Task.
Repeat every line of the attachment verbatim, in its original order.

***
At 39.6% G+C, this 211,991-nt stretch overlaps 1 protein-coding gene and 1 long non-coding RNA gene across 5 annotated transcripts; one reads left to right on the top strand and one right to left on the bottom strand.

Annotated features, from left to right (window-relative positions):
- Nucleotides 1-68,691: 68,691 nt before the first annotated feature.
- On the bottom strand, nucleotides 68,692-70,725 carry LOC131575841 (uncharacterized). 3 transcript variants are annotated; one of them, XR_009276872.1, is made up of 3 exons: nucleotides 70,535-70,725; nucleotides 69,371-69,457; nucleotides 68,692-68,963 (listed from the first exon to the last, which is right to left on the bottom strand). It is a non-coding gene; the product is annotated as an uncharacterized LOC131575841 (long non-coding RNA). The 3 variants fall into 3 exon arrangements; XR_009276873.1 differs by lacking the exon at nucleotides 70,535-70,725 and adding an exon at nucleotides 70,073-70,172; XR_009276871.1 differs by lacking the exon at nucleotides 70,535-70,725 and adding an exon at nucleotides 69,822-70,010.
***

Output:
At 39.6% G+C, this 211,991-nt stretch overlaps 1 protein-coding gene and 1 long non-coding RNA gene across 5 annotated transcripts; one reads left to right on the top strand and one right to left on the bottom strand.

Annotated features, from left to right (window-relative positions):
- Nucleotides 1-68,691: 68,691 nt before the first annotated feature.
- On the bottom strand, nucleotides 68,692-70,725 carry LOC131575841 (uncharacterized). 3 transcript variants are annotated; one of them, XR_009276872.1, is made up of 3 exons: nucleotides 70,535-70,725; nucleotides 69,371-69,457; nucleotides 68,692-68,963 (listed from the first exon to the last, which is right to left on the bottom strand). It is a non-coding gene; the product is annotated as an uncharacterized LOC131575841 (long non-coding RNA). The 3 variants fall into 3 exon arrangements; XR_009276873.1 differs by lacking the exon at nucleotides 70,535-70,725 and adding an exon at nucleotides 70,073-70,172; XR_009276871.1 differs by lacking the exon at nucleotides 70,535-70,725 and adding an exon at nucleotides 69,822-70,010.